I think, when addressing this particular question, you need to remember that Shakespeare lived from 1564–1616. All writers and artists are, ultimately, shaped by cultural and social contexts of their time, and Shakespeare was no exception to this rule.
The early modern era was one shaped by the growing centralization of power under monarchy, with kingship being, by an overwhelming margin, the default system of government of the era. Indeed, in the case of England itself, Shakespeare lived through the reigns of two monarchs, first Queen Elizabeth I (who died in 1603) and then King James I (who died in 1625).
In such a context, to write any drama centered around politics would have virtually necessitated the inclusion of kingship as a central theme. This is why kings tend to feature so prominently across so much of his work. At the same time, however, you should also be aware of exceptions, even within these more political works: see, for example, Julius Caesar. Even where Caesar himself may have been modeled after a king in his personality and characterization, the world in which the play is set is still very much a republic (which is the reason why Caesar is killed).
I would say a similar dynamic is in play when discussing the centrality of paternal authority in Shakespeare's plays, given that early modern society was built heavily around patriarchal authority and power. Indeed, absolutist thinkers often tied the political, familial, and cosmic all together, with the father having power and authority over his family, the king having power and authority over his kingdom, and God having power and authority over the universe itself. In this sense, the family unit (and the concept of fatherhood) was often seen and understood as the fundamental base that tied politics and society together.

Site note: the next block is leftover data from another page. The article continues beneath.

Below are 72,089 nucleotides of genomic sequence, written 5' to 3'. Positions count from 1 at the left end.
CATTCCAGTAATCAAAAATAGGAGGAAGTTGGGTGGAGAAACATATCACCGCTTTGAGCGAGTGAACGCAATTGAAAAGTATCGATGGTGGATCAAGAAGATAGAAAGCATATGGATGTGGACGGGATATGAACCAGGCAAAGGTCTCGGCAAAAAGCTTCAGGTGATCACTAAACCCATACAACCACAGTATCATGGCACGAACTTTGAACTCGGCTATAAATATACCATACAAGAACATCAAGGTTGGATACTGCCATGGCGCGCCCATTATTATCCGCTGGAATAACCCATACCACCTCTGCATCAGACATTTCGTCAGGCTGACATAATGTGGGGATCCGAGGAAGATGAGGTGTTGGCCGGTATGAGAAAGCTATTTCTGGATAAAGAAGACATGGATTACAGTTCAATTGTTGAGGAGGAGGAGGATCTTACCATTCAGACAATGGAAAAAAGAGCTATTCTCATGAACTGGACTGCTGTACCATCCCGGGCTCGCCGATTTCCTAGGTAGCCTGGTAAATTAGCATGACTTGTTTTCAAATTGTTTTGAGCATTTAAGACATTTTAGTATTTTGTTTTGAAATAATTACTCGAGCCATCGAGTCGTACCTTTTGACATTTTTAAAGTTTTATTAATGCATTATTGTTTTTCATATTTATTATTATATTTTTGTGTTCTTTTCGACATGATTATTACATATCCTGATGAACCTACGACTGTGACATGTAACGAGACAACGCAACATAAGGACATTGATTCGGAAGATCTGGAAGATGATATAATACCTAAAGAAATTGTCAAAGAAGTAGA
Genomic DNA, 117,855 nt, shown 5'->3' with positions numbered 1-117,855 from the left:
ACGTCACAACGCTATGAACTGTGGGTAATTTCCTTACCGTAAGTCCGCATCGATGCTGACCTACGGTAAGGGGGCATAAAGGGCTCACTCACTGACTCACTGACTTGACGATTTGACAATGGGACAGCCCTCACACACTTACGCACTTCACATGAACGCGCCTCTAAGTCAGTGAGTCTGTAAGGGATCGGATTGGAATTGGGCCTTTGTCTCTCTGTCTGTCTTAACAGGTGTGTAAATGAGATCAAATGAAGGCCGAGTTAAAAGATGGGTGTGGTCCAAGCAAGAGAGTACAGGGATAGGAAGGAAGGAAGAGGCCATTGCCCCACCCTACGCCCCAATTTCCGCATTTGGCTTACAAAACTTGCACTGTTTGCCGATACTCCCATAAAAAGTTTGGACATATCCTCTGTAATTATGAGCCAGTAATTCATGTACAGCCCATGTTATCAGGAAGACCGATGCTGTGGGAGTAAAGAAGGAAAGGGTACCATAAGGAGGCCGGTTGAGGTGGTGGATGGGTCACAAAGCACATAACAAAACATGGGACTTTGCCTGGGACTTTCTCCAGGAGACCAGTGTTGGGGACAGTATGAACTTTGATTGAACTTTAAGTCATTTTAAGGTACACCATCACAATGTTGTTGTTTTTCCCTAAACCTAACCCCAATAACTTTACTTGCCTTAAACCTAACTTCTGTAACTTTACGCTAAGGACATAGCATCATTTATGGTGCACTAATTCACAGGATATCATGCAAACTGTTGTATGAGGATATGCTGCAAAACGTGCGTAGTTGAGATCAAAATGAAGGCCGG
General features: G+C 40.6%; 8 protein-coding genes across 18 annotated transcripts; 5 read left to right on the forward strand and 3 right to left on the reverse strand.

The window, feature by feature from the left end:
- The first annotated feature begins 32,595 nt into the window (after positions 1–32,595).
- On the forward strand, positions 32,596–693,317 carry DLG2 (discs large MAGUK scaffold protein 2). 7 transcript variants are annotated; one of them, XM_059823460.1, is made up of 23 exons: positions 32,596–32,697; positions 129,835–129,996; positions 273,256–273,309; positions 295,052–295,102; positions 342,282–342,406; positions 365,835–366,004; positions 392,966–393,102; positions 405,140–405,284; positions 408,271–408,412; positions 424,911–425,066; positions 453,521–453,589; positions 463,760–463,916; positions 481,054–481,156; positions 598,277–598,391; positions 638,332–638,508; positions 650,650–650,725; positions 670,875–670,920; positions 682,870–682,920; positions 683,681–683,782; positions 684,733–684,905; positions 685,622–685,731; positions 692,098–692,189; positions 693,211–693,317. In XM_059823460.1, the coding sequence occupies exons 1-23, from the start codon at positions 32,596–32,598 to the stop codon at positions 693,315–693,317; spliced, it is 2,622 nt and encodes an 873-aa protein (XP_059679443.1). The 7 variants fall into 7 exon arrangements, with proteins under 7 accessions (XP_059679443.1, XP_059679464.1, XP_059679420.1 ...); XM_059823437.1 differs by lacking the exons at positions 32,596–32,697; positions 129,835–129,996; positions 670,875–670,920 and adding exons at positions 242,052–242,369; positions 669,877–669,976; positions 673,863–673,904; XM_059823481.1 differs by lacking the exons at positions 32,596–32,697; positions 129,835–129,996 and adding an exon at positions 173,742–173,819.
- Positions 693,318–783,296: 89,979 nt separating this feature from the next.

What is interesting, however, is the degree to which Shakespeare's plays often involve the theme of rebellion against paternal power (particularly on the part of daughters, from whom submission would have been particularly expected): see, for example, the character of Juliet in Romeo and Juliet or Hermia in A Midsummer Night's Dream. Regardless, paternal authority is such a recurring theme for much the same reason kingship itself was a recurring theme: because these were both central components that shaped the society and culture of Shakespeare's own time.